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1.
Int J Mol Sci ; 22(24)2021 Dec 19.
Article in English | MEDLINE | ID: covidwho-1580688

ABSTRACT

Severe acute respiratory syndrome coronavirus 2 (SARS-CoV-2) triggered the pandemic Coronavirus Disease 19 (COVID-19), causing millions of deaths. The elderly and those already living with comorbidity are likely to die after SARS-CoV-2 infection. People suffering from Alzheimer's disease (AD) have a higher risk of becoming infected, because they cannot easily follow health roles. Additionally, those suffering from dementia have a 40% higher risk of dying from COVID-19. Herein, we collected from Gene Expression Omnibus repository the brain samples of AD patients who died of COVID-19 (AD+COVID-19), AD without COVID-19 (AD), COVID-19 without AD (COVID-19) and control individuals. We inspected the transcriptomic and interactomic profiles by comparing the COVID-19 cohort against the control cohort and the AD cohort against the AD+COVID-19 cohort. SARS-CoV-2 in patients without AD mainly activated processes related to immune response and cell cycle. Conversely, 21 key nodes in the interactome are deregulated in AD. Interestingly, some of them are linked to beta-amyloid production and clearance. Thus, we inspected their role, along with their interactors, using the gene ontologies of the biological process that reveals their contribution in brain organization, immune response, oxidative stress and viral replication. We conclude that SARS-CoV-2 worsens the AD condition by increasing neurotoxicity, due to higher levels of beta-amyloid, inflammation and oxidative stress.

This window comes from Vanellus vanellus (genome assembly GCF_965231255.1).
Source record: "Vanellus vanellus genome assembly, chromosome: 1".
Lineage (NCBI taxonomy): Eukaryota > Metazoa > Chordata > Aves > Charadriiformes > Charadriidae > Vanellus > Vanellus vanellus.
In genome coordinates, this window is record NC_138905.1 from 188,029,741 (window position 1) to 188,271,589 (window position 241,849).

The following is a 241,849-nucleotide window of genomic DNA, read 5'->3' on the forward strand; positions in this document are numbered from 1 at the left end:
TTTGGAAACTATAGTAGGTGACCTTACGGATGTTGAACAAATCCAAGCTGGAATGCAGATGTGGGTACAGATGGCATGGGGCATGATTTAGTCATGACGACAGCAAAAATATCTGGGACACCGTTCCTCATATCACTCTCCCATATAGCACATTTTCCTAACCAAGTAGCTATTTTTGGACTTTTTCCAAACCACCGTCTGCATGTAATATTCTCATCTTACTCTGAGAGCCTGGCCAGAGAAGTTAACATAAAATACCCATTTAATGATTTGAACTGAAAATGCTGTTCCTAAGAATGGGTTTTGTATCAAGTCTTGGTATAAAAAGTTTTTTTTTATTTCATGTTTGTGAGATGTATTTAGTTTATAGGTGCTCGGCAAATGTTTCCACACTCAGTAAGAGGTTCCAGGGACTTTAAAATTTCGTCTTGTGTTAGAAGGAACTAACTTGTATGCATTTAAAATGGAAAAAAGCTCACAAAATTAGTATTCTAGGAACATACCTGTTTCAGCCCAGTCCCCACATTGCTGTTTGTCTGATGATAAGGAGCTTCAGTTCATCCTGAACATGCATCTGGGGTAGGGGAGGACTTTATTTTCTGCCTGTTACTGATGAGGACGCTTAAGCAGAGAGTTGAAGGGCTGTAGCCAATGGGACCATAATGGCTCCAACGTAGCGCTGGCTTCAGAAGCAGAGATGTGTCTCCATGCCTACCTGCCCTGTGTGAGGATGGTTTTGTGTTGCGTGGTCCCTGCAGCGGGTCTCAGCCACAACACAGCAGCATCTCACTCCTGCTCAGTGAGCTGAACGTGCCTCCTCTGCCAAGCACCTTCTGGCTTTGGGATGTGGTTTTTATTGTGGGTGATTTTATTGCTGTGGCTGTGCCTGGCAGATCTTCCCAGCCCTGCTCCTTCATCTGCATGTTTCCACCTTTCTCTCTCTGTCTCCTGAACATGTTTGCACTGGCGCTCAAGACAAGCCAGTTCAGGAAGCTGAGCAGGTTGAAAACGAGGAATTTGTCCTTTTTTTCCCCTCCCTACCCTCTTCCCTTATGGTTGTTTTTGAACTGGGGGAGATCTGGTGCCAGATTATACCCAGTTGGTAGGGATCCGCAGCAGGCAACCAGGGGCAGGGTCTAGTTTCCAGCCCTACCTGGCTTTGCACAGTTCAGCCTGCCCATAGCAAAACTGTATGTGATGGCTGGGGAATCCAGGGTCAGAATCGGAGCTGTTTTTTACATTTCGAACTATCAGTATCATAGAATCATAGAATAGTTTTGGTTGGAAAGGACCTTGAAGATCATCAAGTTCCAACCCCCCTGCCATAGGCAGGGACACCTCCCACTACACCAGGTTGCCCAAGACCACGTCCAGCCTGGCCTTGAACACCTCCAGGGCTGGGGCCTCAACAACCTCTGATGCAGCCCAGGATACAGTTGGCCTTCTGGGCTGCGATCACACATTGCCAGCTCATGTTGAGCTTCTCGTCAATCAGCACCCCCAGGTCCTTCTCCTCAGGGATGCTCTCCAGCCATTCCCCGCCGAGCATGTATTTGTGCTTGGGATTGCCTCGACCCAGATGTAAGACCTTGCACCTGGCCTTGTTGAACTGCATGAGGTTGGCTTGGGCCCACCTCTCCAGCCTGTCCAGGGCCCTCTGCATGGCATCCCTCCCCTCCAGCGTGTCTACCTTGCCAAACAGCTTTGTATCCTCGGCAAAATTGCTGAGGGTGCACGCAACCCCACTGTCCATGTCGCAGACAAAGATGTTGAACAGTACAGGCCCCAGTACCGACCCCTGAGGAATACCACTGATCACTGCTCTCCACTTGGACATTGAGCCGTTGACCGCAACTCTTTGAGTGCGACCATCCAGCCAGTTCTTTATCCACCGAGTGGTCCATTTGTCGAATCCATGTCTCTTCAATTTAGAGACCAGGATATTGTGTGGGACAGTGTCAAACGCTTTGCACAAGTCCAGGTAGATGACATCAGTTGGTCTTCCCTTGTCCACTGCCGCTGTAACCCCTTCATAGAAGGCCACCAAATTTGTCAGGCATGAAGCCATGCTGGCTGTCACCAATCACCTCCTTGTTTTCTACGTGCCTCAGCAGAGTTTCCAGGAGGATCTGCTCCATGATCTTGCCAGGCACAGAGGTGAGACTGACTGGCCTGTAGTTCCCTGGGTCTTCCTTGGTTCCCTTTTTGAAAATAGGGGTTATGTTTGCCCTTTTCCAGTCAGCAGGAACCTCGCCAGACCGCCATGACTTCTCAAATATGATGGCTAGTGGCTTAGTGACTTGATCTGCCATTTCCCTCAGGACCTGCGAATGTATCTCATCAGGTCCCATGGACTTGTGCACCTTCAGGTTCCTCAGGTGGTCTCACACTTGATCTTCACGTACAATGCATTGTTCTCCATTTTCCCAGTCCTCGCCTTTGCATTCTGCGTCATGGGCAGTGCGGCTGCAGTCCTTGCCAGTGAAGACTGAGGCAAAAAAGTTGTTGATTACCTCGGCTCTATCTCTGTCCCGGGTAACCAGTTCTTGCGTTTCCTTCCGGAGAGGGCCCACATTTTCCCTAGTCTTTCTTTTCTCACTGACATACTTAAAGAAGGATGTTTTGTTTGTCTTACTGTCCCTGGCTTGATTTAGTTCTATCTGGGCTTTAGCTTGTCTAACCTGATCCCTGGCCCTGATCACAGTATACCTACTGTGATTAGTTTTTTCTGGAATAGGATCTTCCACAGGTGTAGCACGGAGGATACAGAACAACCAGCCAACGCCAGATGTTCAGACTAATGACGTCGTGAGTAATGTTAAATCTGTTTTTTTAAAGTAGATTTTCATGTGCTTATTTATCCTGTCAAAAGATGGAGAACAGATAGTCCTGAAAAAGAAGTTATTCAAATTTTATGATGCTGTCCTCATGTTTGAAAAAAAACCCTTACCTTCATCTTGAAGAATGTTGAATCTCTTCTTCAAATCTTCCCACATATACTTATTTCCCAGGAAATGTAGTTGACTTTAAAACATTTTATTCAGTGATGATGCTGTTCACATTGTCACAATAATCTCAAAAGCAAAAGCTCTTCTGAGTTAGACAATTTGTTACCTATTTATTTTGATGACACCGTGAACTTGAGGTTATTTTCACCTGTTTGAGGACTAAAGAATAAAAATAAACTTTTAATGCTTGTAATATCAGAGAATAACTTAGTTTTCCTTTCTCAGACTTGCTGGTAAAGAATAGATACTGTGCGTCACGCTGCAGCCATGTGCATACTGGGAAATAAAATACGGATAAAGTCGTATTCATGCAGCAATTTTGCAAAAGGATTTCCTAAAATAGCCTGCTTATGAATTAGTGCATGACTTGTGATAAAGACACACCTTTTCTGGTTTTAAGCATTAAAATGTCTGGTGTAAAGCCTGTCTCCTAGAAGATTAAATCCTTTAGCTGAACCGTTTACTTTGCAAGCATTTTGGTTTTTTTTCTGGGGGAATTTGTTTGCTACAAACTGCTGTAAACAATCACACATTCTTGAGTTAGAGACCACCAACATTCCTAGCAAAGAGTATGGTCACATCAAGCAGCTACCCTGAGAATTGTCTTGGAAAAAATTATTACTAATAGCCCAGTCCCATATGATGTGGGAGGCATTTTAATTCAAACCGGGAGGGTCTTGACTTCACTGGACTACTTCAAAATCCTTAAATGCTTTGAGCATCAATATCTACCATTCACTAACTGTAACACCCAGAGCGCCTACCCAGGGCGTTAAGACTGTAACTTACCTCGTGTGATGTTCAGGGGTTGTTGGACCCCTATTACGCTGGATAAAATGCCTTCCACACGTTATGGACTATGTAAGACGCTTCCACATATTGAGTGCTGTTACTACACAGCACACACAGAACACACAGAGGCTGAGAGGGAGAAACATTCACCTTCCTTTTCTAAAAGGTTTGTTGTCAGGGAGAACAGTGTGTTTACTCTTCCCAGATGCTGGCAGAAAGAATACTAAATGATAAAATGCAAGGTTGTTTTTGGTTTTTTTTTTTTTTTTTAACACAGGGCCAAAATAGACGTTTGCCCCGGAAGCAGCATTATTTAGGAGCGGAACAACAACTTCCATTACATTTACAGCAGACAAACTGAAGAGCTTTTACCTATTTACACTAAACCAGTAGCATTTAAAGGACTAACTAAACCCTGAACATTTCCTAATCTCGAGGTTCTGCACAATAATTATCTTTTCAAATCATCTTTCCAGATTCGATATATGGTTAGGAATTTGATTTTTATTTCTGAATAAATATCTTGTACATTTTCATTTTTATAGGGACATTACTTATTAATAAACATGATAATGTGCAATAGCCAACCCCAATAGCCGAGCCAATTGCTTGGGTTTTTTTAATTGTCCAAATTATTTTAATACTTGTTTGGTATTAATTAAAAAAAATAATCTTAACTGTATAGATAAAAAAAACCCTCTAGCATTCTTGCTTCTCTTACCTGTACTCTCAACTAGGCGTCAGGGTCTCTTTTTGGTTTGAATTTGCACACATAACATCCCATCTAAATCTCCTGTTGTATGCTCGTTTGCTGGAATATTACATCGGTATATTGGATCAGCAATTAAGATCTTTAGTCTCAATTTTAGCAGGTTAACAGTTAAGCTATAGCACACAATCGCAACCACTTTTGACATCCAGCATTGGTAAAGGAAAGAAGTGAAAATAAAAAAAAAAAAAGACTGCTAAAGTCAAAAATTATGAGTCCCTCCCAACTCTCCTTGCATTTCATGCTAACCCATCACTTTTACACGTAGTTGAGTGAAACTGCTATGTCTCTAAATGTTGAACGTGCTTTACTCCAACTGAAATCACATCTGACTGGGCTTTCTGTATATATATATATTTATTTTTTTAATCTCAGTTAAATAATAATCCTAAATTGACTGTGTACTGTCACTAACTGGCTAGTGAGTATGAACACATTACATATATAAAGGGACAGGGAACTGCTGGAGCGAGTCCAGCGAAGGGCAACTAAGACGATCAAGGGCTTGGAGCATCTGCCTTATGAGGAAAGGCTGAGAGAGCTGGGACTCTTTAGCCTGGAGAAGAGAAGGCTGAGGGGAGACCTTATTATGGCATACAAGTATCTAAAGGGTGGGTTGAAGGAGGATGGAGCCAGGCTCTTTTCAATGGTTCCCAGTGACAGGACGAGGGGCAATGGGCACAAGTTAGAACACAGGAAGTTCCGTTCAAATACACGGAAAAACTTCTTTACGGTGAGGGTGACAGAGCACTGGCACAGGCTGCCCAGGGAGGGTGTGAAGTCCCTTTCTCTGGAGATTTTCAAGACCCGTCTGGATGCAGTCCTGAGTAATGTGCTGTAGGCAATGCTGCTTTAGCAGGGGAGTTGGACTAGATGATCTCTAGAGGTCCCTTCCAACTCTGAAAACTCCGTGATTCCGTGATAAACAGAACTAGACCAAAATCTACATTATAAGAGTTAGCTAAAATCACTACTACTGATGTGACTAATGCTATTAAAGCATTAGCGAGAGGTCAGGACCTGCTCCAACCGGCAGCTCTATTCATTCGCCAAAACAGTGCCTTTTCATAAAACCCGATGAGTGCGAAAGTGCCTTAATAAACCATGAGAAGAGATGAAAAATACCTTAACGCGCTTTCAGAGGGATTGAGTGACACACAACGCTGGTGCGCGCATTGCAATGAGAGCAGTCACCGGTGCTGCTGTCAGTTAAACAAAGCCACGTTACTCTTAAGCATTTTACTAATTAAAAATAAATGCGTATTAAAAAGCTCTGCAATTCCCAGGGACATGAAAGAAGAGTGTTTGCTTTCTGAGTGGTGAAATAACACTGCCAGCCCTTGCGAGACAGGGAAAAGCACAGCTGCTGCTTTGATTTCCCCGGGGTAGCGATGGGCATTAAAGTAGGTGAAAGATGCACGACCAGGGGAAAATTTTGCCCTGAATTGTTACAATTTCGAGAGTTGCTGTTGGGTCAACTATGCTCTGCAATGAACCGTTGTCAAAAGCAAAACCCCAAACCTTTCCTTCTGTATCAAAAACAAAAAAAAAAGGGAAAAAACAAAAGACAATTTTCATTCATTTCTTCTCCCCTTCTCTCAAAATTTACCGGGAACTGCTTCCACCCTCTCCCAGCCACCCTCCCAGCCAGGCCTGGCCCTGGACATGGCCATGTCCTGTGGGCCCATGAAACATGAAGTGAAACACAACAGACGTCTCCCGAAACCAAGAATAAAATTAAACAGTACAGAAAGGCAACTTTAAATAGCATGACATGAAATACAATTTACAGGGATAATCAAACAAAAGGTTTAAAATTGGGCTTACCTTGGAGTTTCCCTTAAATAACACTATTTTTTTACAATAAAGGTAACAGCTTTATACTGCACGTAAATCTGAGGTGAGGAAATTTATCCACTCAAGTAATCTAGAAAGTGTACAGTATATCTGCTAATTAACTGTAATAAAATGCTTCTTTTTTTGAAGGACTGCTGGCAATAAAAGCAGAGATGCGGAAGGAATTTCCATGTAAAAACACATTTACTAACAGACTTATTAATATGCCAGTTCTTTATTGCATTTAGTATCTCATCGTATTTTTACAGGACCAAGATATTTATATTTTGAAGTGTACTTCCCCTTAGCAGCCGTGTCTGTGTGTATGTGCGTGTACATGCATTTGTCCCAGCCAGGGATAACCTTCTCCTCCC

Subject(s)
Alzheimer Disease/genetics , COVID-19/complications , COVID-19/genetics , Alzheimer Disease/complications , Alzheimer Disease/virology , Amyloid beta-Peptides/metabolism , Brain/virology , COVID-19/physiopathology , Comorbidity/trends , Databases, Factual , Gene Expression/genetics , Gene Expression Profiling/methods , Humans , Inflammation/metabolism , Neurotoxicity Syndromes/metabolism , Oxidative Stress/physiology , Pandemics , SARS-CoV-2/metabolism , SARS-CoV-2/pathogenicity , Transcriptome/genetics
2.
Int J Mol Sci ; 22(21)2021 Oct 30.
Article in English | MEDLINE | ID: covidwho-1488618

ABSTRACT